I woke up this morning to open windows, and to the sound of bird song, which reminded me of other years of waking to bird song, and of the country, mostly in the Texas Hill Country, where watching and listening to the birds was one of our favorite occupations, as life there for us was otherwise so quiet. The open windows and the sounds of the city were what I had remembered at bedtime last night, the cars and sirens taking me to other years and other cities, most notably New York, where my open windows on the corner of Amsterdam Avenue and 121st Street let in all manner of city sounds, some days so loud I’d have to shut the windows. In New York, there were also strong city smells, and in Texas, fragrant country scents. This morning the house does smell fresher, having had it’s doors and windows open three days running.

Yesterday afternoon I took all the curtains from the day care windows and doors, and even the shelf and shower and tossed them in the wash. In the evening, I pulled fresh white cotton curtains from the washer and put them in the dryer, then pulled warm, clean, dry curtains from the dryer and dumped them on our new hand me down loveseat in the day care. Today I’ll rehang them in honor of spring.

Outside there are flowers, inside there are flowers. Several years ago, when times in my house were as hard as I might remember, I began bringing flowers home for the dining room table and for the day care. Now we have many, as well as potted plants and dried and living pussy willows in vases and dried blossoms in bowls. The whole thing is meant to remind me/us that spring is on it’s way, which it always is, and which it is always good to remember. The children were most amazed of late when the Gerbera daisy, which had been flowering when I brought it home from Whole Foods this winter, but which had only leaves for quite awhile, made a large red blossom. “It’s the first time that happened in my whole life!” exclaimed my three, who came to us as a babe in arms at just over one, and who will be one of our oldest girls next year at just over four. I was pleased to have offered her the flower, as I am pleased when the children exclaim at the rings of purple crocuses larger than ever in my front yard this year, or at the small purple myrtle flowers that barely stopped blooming this year, and which emerge, tucked under the vines, to the childrens’ delight. Yesterday there were also dandelions, which my more experienced four collected in a bunch and my less experienced three collected in a single blossom. “I want more,” he pined. “I think I’m going to keep mine for now,” she mused, without malice, I think, just needing a bunch of flowers so early in the year.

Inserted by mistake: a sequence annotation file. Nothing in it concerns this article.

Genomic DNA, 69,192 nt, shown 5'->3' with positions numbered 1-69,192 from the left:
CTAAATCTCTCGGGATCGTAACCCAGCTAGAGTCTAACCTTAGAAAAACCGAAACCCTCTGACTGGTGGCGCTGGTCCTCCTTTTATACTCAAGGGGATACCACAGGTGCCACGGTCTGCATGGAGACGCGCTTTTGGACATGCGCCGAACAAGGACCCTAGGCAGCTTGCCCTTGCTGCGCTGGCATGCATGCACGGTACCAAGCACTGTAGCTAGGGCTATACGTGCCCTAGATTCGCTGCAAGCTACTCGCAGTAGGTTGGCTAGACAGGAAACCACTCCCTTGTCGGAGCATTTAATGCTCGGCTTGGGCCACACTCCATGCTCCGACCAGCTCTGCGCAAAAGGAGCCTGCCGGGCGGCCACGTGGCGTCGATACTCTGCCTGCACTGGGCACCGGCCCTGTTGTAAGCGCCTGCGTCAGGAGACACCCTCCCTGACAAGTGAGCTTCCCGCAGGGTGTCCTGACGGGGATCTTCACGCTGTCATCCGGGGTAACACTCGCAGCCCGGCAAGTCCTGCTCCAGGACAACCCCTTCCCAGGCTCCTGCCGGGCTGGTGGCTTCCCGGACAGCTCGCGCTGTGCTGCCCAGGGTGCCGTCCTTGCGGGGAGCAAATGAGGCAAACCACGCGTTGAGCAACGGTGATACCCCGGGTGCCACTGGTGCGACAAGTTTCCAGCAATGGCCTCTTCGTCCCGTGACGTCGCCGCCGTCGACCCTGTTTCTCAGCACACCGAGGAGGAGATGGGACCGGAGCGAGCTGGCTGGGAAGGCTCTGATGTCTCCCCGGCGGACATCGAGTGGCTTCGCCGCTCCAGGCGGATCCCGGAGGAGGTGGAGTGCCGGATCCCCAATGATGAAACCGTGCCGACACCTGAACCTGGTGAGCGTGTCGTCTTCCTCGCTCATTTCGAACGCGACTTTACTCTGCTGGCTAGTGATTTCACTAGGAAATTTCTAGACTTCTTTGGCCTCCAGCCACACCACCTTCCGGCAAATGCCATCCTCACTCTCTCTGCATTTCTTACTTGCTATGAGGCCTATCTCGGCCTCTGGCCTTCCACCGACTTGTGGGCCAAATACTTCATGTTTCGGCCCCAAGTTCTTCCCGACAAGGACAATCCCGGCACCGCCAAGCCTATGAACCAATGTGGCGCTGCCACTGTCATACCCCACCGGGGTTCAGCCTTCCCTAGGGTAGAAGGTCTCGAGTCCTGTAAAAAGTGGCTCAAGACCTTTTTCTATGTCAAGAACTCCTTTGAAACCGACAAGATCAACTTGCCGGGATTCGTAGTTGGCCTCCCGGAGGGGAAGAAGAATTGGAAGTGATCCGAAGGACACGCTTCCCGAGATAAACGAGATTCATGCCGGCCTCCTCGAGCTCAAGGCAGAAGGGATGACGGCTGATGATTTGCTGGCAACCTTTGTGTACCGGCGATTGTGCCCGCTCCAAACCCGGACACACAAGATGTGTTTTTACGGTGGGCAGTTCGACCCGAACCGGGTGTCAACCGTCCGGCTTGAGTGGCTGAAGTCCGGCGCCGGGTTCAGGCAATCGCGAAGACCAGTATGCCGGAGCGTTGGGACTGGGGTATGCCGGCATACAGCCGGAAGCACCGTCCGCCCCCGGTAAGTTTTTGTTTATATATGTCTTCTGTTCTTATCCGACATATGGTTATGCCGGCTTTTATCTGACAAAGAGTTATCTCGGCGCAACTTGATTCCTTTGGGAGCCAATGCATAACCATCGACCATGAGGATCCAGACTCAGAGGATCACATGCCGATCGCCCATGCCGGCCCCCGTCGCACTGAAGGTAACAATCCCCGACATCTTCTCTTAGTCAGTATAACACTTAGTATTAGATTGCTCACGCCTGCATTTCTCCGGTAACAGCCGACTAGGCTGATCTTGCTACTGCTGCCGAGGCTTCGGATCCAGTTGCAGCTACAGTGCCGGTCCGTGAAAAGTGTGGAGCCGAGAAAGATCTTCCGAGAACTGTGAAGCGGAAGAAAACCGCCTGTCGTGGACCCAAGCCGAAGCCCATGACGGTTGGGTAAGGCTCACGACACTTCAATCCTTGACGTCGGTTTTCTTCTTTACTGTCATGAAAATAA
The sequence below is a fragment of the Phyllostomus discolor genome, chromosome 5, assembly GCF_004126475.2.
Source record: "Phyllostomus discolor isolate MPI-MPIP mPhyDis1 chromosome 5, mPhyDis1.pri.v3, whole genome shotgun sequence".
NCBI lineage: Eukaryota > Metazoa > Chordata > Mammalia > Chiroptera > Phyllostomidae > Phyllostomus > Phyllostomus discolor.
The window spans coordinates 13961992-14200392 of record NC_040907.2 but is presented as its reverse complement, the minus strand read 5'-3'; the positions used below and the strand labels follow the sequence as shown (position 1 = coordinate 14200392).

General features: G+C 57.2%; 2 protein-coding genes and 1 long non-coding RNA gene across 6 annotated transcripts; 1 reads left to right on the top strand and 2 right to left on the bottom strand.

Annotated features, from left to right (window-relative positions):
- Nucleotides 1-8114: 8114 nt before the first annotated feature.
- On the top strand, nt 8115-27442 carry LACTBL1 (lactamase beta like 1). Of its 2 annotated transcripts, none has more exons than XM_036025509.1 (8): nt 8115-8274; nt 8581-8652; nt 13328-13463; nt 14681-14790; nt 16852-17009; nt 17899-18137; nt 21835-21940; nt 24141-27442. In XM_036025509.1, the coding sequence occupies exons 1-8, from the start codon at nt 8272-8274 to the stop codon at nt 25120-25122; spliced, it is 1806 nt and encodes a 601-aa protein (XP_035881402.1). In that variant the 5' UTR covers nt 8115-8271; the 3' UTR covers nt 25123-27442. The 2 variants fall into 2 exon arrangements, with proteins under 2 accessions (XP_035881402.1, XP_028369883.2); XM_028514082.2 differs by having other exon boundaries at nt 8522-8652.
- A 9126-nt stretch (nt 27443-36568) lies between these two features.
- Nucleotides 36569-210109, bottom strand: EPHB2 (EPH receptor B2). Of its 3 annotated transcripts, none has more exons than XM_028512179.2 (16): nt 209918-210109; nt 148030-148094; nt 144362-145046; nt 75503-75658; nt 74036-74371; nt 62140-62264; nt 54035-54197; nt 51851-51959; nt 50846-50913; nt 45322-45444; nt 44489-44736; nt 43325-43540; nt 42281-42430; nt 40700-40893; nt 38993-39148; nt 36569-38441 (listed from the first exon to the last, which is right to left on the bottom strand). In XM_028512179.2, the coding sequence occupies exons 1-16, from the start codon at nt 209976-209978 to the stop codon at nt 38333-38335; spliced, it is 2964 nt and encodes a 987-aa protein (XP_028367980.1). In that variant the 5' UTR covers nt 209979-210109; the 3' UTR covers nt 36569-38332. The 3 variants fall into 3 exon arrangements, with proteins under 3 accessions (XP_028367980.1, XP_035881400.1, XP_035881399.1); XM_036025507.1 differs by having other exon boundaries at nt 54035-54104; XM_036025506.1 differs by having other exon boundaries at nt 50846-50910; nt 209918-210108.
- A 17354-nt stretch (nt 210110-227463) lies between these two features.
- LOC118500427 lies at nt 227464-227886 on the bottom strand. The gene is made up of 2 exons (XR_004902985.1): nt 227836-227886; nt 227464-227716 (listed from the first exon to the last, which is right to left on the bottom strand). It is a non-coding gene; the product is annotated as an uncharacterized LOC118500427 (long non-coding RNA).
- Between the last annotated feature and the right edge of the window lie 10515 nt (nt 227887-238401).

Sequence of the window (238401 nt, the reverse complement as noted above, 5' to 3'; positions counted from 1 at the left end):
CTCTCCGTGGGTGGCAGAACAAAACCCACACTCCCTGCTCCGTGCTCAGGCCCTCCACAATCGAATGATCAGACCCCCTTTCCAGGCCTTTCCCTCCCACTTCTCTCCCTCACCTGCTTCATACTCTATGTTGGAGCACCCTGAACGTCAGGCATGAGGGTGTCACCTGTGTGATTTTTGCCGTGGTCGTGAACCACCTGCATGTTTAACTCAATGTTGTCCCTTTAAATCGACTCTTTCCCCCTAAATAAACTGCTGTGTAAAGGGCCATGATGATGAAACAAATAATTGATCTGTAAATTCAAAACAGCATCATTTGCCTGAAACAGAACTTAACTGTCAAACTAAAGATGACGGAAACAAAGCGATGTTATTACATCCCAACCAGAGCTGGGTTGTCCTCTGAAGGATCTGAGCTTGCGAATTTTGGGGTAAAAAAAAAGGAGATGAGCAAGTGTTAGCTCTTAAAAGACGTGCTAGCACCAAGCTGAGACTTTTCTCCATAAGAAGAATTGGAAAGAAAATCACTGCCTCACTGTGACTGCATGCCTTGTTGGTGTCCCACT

I’m hoping that besides hanging fresh curtains today, we might also celebrate the Equinox by working in the yard. Yesterday I dreamed with Alice and with a day care dad about a fence we could put alongside the broken down thing my neighbor won’t likely replace. We wondered on a piece of art to string between galvanized poles set in the landscaping timbers my former father-in-law laid along the edges of our yard. I wanted an easel, a mirror, a musical panel of tonal pipes or wood, a weaving made by the children, a wall of plants, something other than another stockade fence over which I’d likely argue with the absentee landlord of the place next door, who last time I saw him, was getting his son to chainsaw and pick axe our hedges. More spring, the yard work, the dreaming, the flowers, the birds, the art, the creation of new solutions to problems, the children discovering the world anew. Welcome.

I spent last evening just before bed sealing the envelopes for fall contracts, looking ahead to new children joining our group feels springy, too. Perhaps that’s why we do it now, rather than in summer.

This morning’s Writers’ Almanac was what reminded me that not only did it feel and sound and look like Spring, but in fact it is officially Spring. Mary Oliver reminded me how to remember again that we are of the world. Whether our windows are open in Manhattan or in Somerville or in Texas or Cape Cod, the world is out there changing all around, for the bears, for the neighbors, for the birds, and for us. Best to love it as it is, even as we do our best to make it our own.



by Mary Oliver

a black bear
has just risen from sleep
and is staring

down the mountain.
All night
in the brisk and shallow restlessness
of early spring

I think of her,
her four black fists
flicking the gravel,
her tongue

like a red fire
touching the grass,
the cold water.
There is only one question:

how to love this world.
I think of her
like a black and leafy ledge

to sharpen her claws against
the silence
of the trees.
Whatever else

my life is
with its poems
and its music
and its glass cities,

it is also this dazzling darkness
down the mountain,
breathing and tasting;

all day I think of her—
her white teeth,
her wordlessness,
her perfect love.

“Spring” by Mary Oliver, from New and Selected Poems. © Beacon Press, 1992. Reprinted with permission. (buy now)